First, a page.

Thank you, Secretary Clinton. It’s an honor and privilege to join my colleagues to mark the many breakthroughs we’ve made over the past year – and the momentum we’ve generated for the year ahead – in our fight to end human trafficking.
This past year – for the third year in a row – the Department of Justice prosecuted more human trafficking cases than ever before. This modern-day slavery is an affront to human dignity, and each and every case we prosecute should send a powerful signal that human trafficking will not be tolerated in the United States.
Our prosecutions have brought long-overdue justice to victims from Nigeria, Togo, Ghana, the Philippines, Thailand and Mexico, as well as from our own country. We have liberated adults, children, men and women exploited for sex and labor in virtually every corner of our nation. We have secured long sentences against individual traffickers. And we have dismantled large, transnational organized criminal enterprises that have exploited victims across the United States, depriving them of freedom and dignity.
But we have more to do – and farther to go. On the Tenth Anniversary of the Trafficking Victims Protection Act last fall, I committed that the Justice Department would be launching a Human Trafficking Enhanced Enforcement Initiative to take our counter-trafficking enforcement efforts to the next level by building on the most effective tool in our anti-trafficking arsenal: partnerships.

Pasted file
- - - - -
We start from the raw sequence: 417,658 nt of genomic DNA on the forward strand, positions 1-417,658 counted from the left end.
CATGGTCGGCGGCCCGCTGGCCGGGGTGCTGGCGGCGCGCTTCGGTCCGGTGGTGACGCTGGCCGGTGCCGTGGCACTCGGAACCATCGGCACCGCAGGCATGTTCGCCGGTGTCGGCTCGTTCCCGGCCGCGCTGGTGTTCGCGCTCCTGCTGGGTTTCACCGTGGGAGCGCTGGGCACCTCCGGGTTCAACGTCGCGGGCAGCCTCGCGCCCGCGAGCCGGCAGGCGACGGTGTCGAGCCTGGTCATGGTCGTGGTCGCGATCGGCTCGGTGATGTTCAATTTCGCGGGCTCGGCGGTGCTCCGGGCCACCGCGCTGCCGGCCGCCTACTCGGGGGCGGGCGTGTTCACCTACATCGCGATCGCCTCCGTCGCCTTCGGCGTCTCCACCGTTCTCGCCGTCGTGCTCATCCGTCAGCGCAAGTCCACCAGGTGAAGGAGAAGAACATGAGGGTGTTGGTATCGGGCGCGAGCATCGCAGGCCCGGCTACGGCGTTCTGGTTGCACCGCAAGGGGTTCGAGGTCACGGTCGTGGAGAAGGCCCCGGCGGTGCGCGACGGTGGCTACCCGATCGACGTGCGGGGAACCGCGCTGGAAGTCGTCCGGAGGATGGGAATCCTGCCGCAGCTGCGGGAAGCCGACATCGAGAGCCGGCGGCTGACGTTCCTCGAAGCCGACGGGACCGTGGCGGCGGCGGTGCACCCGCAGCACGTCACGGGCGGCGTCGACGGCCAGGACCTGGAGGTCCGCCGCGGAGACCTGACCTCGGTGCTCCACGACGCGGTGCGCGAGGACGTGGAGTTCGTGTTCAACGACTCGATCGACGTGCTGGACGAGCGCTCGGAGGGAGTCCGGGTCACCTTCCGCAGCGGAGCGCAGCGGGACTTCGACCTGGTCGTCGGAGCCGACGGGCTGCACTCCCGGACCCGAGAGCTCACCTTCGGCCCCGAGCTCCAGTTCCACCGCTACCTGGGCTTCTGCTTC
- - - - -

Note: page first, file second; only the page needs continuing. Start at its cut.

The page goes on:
Today, I’m pleased to announce the launch of this initiative, which will streamline federal criminal investigations and prosecutions of human trafficking. The Department of Homeland Security and Department of Labor have collaborated closely with the Justice Department in this historic effort, and I want to thank Secretaries Napolitano and Solis for their expertise and shared commitment.
As part of this fight against human trafficking, specialized Anti-Trafficking Coordination Teams, known as ACTeams, will be convened in a number of pilot districts nationwide. Under the leadership of the highest-ranking federal law enforcement officials in the districts, these teams will bring together federal agents and prosecutors across agency lines to combat human trafficking threats, dismantle human trafficking networks and bring traffickers to justice.
The launch of these ACTeams will enable us to leverage the assets and expertise of each federal enforcement agency more effectively than ever before. But we will not rest until this unprecedented collaboration translates into the results that matter most: the liberation of victims and the prosecution of traffickers.
We are all inspired by the courage of survivors who have escaped from bondage and energized by the strength of our partnerships. But, above all, we are firm in our resolve to do more than ever before to end human trafficking. The efforts announced today – and the work being undertaken across the government – are an important step forward toward winning this fight.